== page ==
September 19, 2023

While the workplace has experienced significant changes in the last few years, one thing hasn’t changed: workplace harassment and employees’ reluctance to report it.  

Why? In a word: trust. If employees don’t trust that their organization’s leadership will take harassment and misconduct issues seriously, they are more likely not to report it. As a result, misconduct goes unchecked, creating a toxic workplace that negatively impacts employees’ overall health and psychological safety, engagement, retention and productivity. 

  • A survey by HR Acuity cited a lack of trust and confidence in employers’ culture and processes as the reason why 42% of respondents who experienced workplace harassment or misconduct did not report it.  
  • Ethisphere’s 2023 ethical culture report noted that more than half (56%) of Gen Z employees (born between 1997 and 2012) failed to report misconduct because they did not believe corrective action would be taken; and 47% feared retaliation.  
  • Traliant’s survey of 2,000 US employees found that 59% of respondents felt uncomfortable filing a workplace misconduct complaint out of concerns it won’t be confidential. Almost 40% of respondents said they were reluctant to file a complaint because of favoritism in the workplace, while 35% were worried they’d lose their job.  

Managers role in building trust and psychological safety 
Through their words and actions, managers set the tone for their team and influence how psychologically safe individuals feel about coming forward about potential harassment and other misconduct. If they aren’t alert to employee concerns and don’t encourage team members to speak up, managers can miss the warning signs, which can lead to legal issues and costly consequences.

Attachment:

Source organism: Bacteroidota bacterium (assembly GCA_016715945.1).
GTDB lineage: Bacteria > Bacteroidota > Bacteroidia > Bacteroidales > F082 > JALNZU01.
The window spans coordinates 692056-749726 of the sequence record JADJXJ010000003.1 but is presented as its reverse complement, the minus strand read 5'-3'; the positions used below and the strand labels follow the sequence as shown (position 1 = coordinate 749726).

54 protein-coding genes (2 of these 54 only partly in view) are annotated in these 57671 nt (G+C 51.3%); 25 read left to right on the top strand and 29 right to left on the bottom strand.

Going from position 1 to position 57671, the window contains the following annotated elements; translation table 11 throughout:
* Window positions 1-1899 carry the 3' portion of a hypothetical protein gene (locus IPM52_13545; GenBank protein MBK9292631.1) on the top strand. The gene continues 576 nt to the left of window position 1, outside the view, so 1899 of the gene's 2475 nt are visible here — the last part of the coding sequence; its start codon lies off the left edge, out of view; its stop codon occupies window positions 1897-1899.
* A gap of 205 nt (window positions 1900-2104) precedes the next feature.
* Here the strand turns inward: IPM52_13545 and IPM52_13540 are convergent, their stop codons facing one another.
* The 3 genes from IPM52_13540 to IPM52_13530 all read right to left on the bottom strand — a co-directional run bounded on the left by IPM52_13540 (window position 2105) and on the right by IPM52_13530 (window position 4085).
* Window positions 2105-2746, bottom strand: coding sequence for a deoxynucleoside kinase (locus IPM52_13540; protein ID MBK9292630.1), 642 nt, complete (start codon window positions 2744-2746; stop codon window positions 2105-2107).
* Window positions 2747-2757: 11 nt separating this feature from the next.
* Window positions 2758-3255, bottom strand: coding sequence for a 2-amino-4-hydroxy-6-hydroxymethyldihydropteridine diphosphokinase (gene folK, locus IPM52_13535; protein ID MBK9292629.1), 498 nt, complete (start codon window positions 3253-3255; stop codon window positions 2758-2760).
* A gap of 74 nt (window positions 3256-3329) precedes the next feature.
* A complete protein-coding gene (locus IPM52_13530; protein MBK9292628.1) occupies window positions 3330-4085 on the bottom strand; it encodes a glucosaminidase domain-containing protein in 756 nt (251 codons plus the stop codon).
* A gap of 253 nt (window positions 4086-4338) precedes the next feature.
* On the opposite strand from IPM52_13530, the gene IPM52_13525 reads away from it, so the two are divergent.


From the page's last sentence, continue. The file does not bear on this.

Training supervisors in their responsibility to properly respond to complaints – including complaints about them – is another step to building trust. This includes avoiding retaliation against employees who report potential wrongdoing or take part in an investigation (internal or external). Any form of retaliation is illegal – from firing an employee to giving them the silent treatment – and managers should be aware of and prevent any retaliatory behavior from other employees against a co-worker who raises concerns. 

Multiple reporting options and follow through 
Offering multiple reporting options, such as a designated HR manager, portal, mobile app and anonymous online tool, help make it easier for employees to report workplace misconduct and reinforce the organization’s commitment to a speak-up culture. During team meetings and one-on-one check ins, managers should make sure that employees are aware of the different reporting channels, along with anti-harassment policies, procedures and behavior expectations that apply to everyone, regardless of their position. 

And if there is an investigation, managers should follow up with the employee to assure them that relevant actions are being taken and their complaint will be treated confidentially. 

Training managers on their responsibility to prevent discrimination and harassment, handle employee complaints promptly and foster psychological safety helps build trust, transparency and accountability: the foundation of a safe, respectful and inclusive work culture. 

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Maggie Smith